Instead of inflicting mortal damage on Handspring, Palm’s premature announcement may have killed demand for its existing line. Kort believes that people stopped buying existing Palm products in anticipation of the new models. Then Palm didn’t ship the new devices to retailers until late in the year, making the second and third quarters “disastrous for Palm,” Kort says.
Handspring also succeeded because it learned how to attack Palm’s leadership position in handhelds, according to Ed Colligan, who left Palm for Handspring in 1998, and is now back with Palm as president and CEO. Handspring licensed the Palm OS and developed the Visor handheld and upgrade modules that turned the device into a mobile phone and music player. By outfoxing Palm with more flexible hardware, “we almost instantly got a 20-percent market share,” says Colligan.
Another new rival, Research in Motion, was also making inroads with business buyers by offering wireless access to corporate e-mail. RIM’s BlackBerry device offered a miniature keyboard and gave professionals a secure connection for receiving messages from corporate e-mail servers – features not available from Palm.
Then there was Microsoft, which was putting heat on Palm’s software business with its release of the Windows Mobile operating system, which competed with the Palm OS as a platform for handheld manufacturers. PocketPC handhelds (using Windows Mobile) integrated well with Microsoft’s desktop applications and Exchange e-mail server and continued to grow in popularity.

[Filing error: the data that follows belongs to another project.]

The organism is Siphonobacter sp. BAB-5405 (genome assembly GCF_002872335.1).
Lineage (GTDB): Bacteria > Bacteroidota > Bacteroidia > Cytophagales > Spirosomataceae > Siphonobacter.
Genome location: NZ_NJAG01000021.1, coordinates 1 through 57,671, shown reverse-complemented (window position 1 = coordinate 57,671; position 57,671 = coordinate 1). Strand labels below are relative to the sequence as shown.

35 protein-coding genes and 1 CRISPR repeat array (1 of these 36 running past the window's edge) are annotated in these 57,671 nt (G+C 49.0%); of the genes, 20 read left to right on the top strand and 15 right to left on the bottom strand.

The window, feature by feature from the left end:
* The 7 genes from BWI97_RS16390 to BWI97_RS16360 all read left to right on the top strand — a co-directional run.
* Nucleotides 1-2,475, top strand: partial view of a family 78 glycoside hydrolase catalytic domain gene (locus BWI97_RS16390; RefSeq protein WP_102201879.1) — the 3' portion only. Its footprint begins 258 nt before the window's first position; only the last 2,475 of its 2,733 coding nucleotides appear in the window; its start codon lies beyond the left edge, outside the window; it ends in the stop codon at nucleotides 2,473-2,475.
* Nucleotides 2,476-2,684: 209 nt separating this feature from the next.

The presence of viable threats in hardware as well as Microsoft’s alternative OS meant that Palm would give ground between 2001 and 2002 to the Visor, BlackBerry, Compaq’s iPaq, and Sony’s Clié, dropping from a 55.9 percent to a 50.0 percent market share, according to Gartner.
Of course this drop had an impact on the bottom line. During fiscal 2001, Palm lost more than a half billion dollars – after having shown a profit of $45 million in 2000. And Palm would continue to lose money for another three years. The continuing U.S. economic downturn in 2002 and 2003 contributed to a slowly decreasing market for handhelds, which shrunk from a high of 13.1 million units in 2001 to 11.5 million in 2003, according to Gartner. Palm’s revenues were also dropping: by one-third in 2002, and another 16 percent, to $837 million, in 2003.
2003: Enter Smartphones; Exit Operating Systems
Further cutting into the demand for handheld organizers was the emergence of smartphones, which combine wireless voice and data access with the PDA functions of a handheld.
Handspring released the Treo smartphone in early 2002 and by the end of the year was selling more than 50,000 units per quarter. In 2003 Palm shelved development of a Treo competitor, according to Palm’s Wirt, and instead purchased Handspring. Palm introduced the first Treo under the Palm brand in November 2003, and its smartphone business is now growing faster than its handheld unit. According to analyst firm IDC, Palm sold 430,000 smartphones during the second quarter of 2005, an increase of 218 percent over the previous year. During the same period, Palm sold 638,000 of its Zire and Tungsten handhelds.